I'm working on new game, this time moving to more 3d objects and open gl es 2. Previous (successful) game was open gl es 1 and mostly 2d. For es 2 I'm developing my own 3d engine.
My 3d artist delivers .obj's each with a texture map for base and one for bump (normal). I already have a way to import them all into a single vbo. But combining the textures is a more challenging problem.
In the es 1 game I did a couple of large texture atlases and could have them all loaded at once. But since all my geometry was just boxes it was easy to shift them around (small number of vertex) to fit. I stacked gfx like tetris pieces to fit everything in. For this though it's a bigger pain to combine textures as there are many many more vertices and they're already mapped to these individual textures.
I have several ideas for ways to approach the problem:
Keep the separate but manage the loading and releasing of texture images better, so that when a level is loaded it loads just the images needed for the objects needed for the level. If I did this how many images can the ios implementation handle? How would performance suffer on older devices like the iPhone 4?
Combine multiple textures into atlases and cram image parts together however necessary to fit. Then load the obj's into my 3d app and basically manually remap everything to the combined texture. It's a pain and basically what I'm paying the 3d artist to do.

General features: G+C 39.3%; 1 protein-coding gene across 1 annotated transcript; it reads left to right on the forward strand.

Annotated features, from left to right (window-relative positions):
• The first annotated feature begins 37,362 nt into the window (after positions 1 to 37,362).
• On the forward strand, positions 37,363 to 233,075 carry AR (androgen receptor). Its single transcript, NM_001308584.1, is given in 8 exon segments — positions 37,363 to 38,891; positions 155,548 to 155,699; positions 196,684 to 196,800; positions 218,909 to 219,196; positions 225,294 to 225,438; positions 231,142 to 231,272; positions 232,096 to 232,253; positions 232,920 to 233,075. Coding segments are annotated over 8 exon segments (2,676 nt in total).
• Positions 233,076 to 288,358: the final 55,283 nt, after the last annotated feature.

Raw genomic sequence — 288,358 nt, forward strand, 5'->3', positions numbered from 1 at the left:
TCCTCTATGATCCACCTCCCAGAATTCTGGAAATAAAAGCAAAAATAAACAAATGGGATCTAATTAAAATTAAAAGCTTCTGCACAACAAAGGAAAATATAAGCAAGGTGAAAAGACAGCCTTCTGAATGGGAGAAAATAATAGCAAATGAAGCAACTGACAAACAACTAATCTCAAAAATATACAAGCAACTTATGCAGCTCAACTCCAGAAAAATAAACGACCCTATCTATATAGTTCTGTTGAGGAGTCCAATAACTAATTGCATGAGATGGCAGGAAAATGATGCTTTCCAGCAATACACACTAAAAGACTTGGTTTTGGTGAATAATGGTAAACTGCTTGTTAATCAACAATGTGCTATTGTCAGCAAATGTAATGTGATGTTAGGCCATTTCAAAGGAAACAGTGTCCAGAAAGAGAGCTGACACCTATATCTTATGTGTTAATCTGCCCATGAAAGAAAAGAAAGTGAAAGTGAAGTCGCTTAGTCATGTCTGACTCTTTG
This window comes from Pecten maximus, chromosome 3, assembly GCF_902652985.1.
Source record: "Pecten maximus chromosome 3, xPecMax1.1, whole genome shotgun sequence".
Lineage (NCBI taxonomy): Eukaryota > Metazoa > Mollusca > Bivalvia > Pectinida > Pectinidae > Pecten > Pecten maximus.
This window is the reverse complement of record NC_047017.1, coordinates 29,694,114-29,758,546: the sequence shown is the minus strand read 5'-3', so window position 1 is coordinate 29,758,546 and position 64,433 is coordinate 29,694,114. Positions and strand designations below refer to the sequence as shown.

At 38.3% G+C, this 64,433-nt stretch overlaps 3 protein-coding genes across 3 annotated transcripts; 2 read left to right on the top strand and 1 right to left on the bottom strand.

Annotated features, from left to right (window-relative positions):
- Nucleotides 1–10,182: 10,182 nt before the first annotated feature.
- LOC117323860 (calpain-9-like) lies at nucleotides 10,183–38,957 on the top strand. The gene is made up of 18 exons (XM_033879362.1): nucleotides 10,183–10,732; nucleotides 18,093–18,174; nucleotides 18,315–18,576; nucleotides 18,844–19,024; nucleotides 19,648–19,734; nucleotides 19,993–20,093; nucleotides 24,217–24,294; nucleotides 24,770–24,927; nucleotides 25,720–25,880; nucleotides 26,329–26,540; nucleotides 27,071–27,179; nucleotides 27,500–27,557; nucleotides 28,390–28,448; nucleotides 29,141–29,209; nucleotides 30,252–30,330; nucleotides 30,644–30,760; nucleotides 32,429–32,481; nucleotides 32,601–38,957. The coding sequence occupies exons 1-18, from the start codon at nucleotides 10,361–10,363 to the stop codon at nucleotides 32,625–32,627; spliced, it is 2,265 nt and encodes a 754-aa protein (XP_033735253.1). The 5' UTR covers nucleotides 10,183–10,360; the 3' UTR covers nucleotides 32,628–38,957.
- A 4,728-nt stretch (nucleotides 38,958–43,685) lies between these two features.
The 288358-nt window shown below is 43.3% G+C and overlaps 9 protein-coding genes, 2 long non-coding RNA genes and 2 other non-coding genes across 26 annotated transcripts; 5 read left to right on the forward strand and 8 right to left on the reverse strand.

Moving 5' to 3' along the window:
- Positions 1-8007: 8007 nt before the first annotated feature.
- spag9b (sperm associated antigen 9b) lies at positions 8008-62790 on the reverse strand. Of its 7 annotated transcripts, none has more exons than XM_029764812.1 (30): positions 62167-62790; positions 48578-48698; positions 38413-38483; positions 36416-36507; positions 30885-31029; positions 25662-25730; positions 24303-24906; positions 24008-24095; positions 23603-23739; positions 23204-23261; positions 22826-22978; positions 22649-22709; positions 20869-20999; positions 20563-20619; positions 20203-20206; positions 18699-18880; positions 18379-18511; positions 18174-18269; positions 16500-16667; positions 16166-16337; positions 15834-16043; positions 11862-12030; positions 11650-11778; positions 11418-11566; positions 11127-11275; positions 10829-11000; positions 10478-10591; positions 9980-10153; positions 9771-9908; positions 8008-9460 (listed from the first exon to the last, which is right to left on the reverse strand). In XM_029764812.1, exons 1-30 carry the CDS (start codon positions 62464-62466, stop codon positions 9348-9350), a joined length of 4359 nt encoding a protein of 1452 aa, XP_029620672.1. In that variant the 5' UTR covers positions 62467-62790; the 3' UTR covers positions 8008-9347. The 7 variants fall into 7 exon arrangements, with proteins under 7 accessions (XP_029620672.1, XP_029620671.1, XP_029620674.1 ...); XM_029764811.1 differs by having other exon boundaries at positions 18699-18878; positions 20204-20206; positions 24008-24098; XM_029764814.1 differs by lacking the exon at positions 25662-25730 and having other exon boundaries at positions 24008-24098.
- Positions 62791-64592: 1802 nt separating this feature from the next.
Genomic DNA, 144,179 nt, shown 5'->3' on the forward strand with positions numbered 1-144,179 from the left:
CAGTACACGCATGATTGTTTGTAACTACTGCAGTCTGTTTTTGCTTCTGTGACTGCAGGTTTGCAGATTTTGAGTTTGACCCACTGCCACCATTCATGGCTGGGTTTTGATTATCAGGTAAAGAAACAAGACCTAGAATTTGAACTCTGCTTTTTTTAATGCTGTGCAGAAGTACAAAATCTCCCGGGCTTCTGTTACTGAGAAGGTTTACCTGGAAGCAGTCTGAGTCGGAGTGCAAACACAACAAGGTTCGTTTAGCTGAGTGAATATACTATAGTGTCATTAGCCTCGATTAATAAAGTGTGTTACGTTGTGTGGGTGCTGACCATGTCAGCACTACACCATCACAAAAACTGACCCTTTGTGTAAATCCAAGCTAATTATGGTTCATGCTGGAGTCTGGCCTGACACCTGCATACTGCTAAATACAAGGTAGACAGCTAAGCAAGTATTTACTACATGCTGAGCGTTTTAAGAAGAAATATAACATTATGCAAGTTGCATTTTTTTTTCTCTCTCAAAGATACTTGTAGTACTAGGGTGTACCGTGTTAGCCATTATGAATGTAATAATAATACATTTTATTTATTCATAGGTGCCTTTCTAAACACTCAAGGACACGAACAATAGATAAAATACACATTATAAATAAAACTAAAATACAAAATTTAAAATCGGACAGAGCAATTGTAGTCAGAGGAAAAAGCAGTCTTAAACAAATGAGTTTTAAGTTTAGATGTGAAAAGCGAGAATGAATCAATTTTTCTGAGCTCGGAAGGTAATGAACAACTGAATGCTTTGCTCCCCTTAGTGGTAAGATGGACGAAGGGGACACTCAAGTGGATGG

Combine multiple textures into atlases but by putting 4, 8, 16, etc smaller ones into each larger one.. DON'T cram them together but uniformly shrink each one. Then the remapping can be mathematical instead of a manual remapping. (This would leave possibly a lot of un-used space in some of the sub-textures)
Pre-calculate the math beforehand in the importing process.
Modify my shader to shrink and offset the textcoord on the fly by an amount provided as a uniform.
Also.. is it better to combine the base texture and normal texture into one or have 2? Combining them would mean having the shader do math to move the textcoord over for the normal map.